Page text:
On particularly busy days when I was volunteering at clinic back in Sacramento, I recall consciously telling myself to slow down before I walked into the room. Sure, there might be 50 people waiting, but right then and there, it was the patient I was working with who was the most important. So despite the fact that I’d just performed several Matrix-style maneuvers at breakneck speeds (I walk pretty quickly) to get to the room in one piece with the forms or equipment that the patient needed, I’d take a breath and slow down before walking in. One tiny change, monumental difference.
The same worked for the horses. If you walked straight at Syri without looking at her, without acknowledging or thinking about her, and while holding your breath, she would freak the hell out and bolt, because there’s something seriously wrong if you’re making a beeline toward someone with total disregard to how s/he might be feeling. On the flip side, if you approached in a less direct (and thus, less threatening) manner while looking at her and continuing to breathe, she’d stay still and let you come by to do your thing.
Our next exercise involved drawing pieces of paper out of a hat. I drew the first one, which was to braid a section of her mane. There were others that involved brushing her, offering her water, getting her to follow you, touching her face, etc. Then we took a break for lunch, which I mainly spent hanging out with this cat and this horse because they were super cute.
Apparently, his name’s Buster. He loves attention.
I don’t know this one’s name, but he kept licking my hand because I’d eaten an apple with it. He also tried to eat my jacket.
After lunch, we played equine billiards, where the objective was to herd three horses into one of four “pockets” that we’d created. We were given hula hoops and noodles as optional props, but after the first couple people, we decided to start resorting to our own articles of clothing. In the first round, we were each given 1 minute and the people standing in line weren’t allowed to speak. After discovering that most of the minute was spent traveling to the horse, we were told that our line was fine as long as we stayed within the cones, so we implemented a moving line for the remainder of the rounds. In the second, we were given a minute and the person wasn’t allowed to speak or to touch the horse, but the people in line could. In the third, we had 30 seconds, weren’t allowed to touch the horse, and no one was allowed to speak.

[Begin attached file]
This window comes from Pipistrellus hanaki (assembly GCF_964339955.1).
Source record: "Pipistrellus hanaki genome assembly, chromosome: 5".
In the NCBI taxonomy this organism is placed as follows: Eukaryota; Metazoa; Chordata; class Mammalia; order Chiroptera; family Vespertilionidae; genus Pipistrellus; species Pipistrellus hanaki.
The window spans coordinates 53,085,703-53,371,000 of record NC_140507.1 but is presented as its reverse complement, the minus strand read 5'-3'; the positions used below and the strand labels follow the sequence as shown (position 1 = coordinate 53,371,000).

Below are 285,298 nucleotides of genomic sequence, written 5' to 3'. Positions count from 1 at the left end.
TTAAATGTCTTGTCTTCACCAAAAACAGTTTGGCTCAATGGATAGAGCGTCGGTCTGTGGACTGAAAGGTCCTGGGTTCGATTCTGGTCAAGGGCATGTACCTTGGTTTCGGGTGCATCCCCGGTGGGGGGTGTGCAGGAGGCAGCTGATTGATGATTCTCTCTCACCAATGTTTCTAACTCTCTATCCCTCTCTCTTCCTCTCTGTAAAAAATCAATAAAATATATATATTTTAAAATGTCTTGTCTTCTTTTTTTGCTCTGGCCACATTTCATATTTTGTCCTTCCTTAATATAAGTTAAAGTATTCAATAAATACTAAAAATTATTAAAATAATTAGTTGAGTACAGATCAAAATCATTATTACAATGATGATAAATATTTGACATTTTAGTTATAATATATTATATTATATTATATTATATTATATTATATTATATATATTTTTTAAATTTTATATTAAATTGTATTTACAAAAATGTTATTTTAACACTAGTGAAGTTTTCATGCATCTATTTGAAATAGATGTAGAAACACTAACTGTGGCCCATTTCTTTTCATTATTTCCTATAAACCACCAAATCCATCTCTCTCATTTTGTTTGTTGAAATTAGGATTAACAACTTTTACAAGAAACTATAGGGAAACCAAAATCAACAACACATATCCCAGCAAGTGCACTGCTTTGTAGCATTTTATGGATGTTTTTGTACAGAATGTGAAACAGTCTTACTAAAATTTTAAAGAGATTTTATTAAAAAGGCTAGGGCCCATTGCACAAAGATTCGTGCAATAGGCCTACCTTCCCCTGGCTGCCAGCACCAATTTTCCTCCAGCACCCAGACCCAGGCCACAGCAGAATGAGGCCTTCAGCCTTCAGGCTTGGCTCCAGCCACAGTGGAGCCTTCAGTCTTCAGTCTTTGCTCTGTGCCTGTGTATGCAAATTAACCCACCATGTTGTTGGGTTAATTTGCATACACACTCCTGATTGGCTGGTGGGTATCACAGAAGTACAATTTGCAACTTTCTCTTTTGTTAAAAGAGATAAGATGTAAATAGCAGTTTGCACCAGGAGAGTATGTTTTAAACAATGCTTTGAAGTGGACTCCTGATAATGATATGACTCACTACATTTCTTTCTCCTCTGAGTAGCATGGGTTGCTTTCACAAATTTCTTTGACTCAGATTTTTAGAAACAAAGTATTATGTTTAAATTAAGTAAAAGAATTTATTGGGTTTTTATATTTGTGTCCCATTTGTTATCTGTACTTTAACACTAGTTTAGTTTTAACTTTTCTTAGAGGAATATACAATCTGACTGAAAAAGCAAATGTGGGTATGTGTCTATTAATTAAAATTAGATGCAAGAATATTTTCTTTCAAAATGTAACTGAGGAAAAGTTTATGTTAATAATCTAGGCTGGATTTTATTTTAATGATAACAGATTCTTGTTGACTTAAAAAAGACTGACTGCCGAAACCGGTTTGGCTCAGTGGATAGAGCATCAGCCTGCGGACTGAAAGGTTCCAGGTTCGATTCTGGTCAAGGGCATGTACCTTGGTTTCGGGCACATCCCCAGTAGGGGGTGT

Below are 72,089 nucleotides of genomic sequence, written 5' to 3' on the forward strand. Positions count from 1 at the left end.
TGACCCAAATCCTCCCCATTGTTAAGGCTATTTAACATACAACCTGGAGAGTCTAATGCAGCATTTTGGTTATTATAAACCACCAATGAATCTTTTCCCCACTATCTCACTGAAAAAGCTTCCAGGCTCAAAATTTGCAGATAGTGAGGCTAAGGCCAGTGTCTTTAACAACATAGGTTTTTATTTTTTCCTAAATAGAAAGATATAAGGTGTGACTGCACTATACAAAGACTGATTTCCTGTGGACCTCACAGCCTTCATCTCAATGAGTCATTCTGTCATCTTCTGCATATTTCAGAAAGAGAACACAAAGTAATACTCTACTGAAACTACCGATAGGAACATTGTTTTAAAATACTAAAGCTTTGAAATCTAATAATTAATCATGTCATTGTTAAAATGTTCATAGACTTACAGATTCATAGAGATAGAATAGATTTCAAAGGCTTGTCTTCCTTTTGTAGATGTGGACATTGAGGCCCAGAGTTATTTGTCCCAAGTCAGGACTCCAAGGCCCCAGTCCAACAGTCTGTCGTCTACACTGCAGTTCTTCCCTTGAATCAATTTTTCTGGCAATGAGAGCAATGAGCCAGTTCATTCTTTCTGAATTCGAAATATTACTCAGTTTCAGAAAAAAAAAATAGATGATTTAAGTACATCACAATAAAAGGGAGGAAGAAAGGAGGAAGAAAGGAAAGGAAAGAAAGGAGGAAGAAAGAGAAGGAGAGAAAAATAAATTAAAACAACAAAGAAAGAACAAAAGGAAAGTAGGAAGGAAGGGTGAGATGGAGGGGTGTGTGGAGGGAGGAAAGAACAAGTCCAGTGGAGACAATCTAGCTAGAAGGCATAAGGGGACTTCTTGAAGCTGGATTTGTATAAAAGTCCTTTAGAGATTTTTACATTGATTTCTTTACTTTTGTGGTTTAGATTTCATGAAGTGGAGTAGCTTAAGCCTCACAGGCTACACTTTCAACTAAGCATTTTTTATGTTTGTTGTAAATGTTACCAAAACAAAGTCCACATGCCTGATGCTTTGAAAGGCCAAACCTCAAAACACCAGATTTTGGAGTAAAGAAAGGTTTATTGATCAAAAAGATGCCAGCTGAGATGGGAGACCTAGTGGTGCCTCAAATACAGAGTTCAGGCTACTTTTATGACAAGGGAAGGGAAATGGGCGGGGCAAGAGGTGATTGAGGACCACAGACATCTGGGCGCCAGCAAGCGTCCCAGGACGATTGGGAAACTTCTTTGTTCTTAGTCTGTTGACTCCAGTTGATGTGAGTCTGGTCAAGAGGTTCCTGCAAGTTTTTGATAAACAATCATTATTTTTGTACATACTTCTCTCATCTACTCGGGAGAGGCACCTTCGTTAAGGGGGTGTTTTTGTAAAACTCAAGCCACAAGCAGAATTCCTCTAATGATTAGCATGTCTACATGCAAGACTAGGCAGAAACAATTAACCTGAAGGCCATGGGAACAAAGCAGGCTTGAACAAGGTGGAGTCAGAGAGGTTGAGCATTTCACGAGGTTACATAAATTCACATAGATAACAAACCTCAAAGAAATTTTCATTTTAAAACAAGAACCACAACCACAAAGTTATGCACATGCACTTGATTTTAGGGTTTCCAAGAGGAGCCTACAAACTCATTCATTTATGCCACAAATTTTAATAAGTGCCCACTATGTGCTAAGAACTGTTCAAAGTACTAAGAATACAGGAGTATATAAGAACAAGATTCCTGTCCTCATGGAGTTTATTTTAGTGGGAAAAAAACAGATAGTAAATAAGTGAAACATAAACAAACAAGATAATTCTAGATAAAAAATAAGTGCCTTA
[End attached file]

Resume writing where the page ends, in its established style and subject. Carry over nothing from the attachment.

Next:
We definitely very quickly learned how to communicate with each other through body language, hand motions–even just by through eye contact and looking at one another. We also utilized our line to corral the last horse and deter him from running to the opposite side of the field. Teamwork. Hells yes. It made a world of a difference, and we got through all three rounds much faster than they thought we would, so much so that they decided to set up an obstacle course for us since we had a spare hour.
All 9 humans and all 3 horses had to pass through the obstacle course linked together in some way. (If anyone knocked anything over in the obstacle course, we’d have to start over.) We split into groups of three and each chose a horse to corral. Whe we had them all in roughly the same place, we joined hands/manes/horse butts and walked through. I think it took us 12 minutes out of our spare hour, so we did an exercise to see how our personal bubbles were, starting from standing uncomfortably close to someone and taking steps backwards until it felt like a comfortable distance. (For most people, it was around 2-3 feet, except with the two pairs who lived with each other.)
At around 4, we had to head out, so we put halters on the horses and led them back. I so miss working at the equestrian center. ;_; I kinda feel like somewhere in the future, I may want to live on a farm, or somewhere where I can always go hang out with and ride horses whenever I have time. ._.